In addition to this highly limited generation of alternatives, the evaluative criteria ultimately selected leave a great deal to be desired. "Favorable impression of facilities" (21%) and "Advice of others" (13%) represent the primary bases upon which the nursing home is selected. Returning to the consumer goods arena for another damning analogy, it is obvious that most people generate more thorough evaluative criteria for the purchase of a washing machine!

If the consumer is to make a reasoned choice in this very important decision process, he or she will have to first recognize the importance of the decision and then be provided the information necessary to more thoroughly evaluate the alternatives. What is needed is massive consumer education. Nursing home trade associations as well as individual nursing homes are in an excellent position to provide useful information to potential consumers. Additionally, Social Security Administration Offices and any other agencies which have frequent contact with the elderly are prime outlets for information dissemination and counseling.

In, roved Management of Nursing Homes

one critical stage in the selection process is that of "Conflict Resolution." As pointed out earlier, conflict is usually not truly resolved at this stage, and it is here that nursing home administrators can begin to undertake marketing effort. It should be noted that nursing homes are frequently enjoined from competitive advertising by either industry association or legislative regulations. Most nursing homes and associations can, however, engage in generic promotion of the nursing home concept. Any form of reassuring and/or educational promotion is likely to reduce tension at the conflict resolution stage and may well result in: 1) a more comfortable decision process for the patient and family, 2) a greater likelihood of the nursing home alternative being selected, and 3) a generally improved image of nursing homes among the population. It is probable that strong industry association activity will be necessary to accomplish this task.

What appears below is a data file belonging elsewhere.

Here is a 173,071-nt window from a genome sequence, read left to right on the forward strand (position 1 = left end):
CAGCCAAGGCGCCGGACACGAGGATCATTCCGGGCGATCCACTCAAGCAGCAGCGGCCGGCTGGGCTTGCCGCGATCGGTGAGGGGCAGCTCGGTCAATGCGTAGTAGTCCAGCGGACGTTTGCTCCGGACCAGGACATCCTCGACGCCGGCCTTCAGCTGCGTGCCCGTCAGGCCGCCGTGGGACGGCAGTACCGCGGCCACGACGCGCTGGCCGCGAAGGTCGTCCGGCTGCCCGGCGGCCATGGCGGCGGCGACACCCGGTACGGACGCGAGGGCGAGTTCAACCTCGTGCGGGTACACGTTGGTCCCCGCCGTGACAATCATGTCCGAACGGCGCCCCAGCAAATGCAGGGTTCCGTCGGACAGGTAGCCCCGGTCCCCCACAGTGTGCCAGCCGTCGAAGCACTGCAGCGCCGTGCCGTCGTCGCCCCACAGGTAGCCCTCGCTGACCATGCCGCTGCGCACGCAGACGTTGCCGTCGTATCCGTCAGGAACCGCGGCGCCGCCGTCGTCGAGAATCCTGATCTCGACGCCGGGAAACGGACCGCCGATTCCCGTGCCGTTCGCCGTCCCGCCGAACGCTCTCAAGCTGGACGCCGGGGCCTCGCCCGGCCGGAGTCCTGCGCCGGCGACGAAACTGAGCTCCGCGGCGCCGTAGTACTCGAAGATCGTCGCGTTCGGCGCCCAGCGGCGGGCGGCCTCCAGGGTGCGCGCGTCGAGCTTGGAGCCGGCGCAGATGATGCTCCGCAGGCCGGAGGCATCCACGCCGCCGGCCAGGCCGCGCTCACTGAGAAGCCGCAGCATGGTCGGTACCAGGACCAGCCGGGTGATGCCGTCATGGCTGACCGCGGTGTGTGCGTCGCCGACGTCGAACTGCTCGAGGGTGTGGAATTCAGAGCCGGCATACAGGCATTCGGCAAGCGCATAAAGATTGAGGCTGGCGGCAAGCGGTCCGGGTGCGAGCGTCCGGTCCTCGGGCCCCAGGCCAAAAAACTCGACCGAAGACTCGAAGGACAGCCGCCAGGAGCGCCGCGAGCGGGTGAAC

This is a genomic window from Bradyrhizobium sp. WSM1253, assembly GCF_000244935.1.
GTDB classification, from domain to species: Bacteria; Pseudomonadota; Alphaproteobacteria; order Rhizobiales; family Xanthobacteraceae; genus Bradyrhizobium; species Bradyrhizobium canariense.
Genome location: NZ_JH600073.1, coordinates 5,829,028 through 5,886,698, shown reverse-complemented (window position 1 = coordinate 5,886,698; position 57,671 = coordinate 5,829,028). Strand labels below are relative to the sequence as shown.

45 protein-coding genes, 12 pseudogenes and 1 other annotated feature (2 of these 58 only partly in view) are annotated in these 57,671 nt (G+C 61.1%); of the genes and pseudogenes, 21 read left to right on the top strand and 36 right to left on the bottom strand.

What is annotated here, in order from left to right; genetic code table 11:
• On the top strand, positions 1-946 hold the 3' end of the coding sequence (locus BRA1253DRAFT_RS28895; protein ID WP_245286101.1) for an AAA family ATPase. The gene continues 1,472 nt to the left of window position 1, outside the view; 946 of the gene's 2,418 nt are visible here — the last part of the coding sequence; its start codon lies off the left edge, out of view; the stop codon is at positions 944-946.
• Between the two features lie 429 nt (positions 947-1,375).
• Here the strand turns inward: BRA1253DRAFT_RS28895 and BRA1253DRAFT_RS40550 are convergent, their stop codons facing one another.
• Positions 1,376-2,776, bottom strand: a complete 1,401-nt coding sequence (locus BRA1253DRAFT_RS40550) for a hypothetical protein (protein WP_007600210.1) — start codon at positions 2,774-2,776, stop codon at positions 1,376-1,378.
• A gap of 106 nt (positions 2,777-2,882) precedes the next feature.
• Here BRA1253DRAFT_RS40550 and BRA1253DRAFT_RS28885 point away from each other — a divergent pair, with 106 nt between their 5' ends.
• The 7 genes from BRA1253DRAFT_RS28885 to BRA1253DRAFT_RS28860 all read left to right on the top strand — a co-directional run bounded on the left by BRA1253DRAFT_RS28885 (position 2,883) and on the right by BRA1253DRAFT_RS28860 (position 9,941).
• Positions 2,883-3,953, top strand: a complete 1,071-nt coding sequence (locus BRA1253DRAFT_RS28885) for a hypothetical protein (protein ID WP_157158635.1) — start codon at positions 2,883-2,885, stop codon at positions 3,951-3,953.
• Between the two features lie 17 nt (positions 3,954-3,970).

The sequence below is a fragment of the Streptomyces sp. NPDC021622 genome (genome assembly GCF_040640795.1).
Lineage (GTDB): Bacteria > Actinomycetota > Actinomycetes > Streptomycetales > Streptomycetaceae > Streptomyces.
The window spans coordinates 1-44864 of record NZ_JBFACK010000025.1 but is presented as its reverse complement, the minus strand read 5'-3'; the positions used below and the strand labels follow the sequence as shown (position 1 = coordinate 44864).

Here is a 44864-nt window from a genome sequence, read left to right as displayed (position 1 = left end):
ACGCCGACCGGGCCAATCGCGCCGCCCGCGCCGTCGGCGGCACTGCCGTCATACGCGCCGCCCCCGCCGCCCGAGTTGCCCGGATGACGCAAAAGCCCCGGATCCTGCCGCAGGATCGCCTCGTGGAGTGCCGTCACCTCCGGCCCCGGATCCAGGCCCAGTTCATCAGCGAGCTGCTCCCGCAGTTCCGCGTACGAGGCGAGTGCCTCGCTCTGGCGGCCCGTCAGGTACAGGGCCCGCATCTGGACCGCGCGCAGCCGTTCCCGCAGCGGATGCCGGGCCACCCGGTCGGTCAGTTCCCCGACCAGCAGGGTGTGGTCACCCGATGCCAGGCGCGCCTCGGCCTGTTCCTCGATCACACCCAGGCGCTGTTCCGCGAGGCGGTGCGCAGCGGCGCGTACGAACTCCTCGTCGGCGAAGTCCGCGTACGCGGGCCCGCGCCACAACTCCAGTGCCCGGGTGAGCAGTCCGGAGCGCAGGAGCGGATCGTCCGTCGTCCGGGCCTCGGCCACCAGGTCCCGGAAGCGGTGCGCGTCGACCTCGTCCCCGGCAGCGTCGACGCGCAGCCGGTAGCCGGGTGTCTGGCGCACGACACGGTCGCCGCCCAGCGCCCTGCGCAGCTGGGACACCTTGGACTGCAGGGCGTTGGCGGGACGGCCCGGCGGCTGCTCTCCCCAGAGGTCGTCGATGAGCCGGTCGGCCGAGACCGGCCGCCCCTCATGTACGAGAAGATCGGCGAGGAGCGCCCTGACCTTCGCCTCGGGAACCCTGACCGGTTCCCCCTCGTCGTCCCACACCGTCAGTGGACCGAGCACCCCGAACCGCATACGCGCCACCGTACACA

If such promotion is undertaken, it is also likely to improve the subsequent stages of the selection decision process, particularly if the promotion is educational in nature (i.e., messages which explain nursing home procedures and provide a reasoned basis for consumer selection). Thus, evaluative criteria might be improved, thereby leading to better selection.

As an additional benefit, if consumers are more comfortable in their decision, they will likely be more positive in their attitudes toward the nursing home and likely to adjust more easily. Currently, 56% of the patients surveyed stated that they would have preferred not to come to a nursing home at all. It is perhaps not surprising that many fail to adjust successfully, given such a high negative predisposition.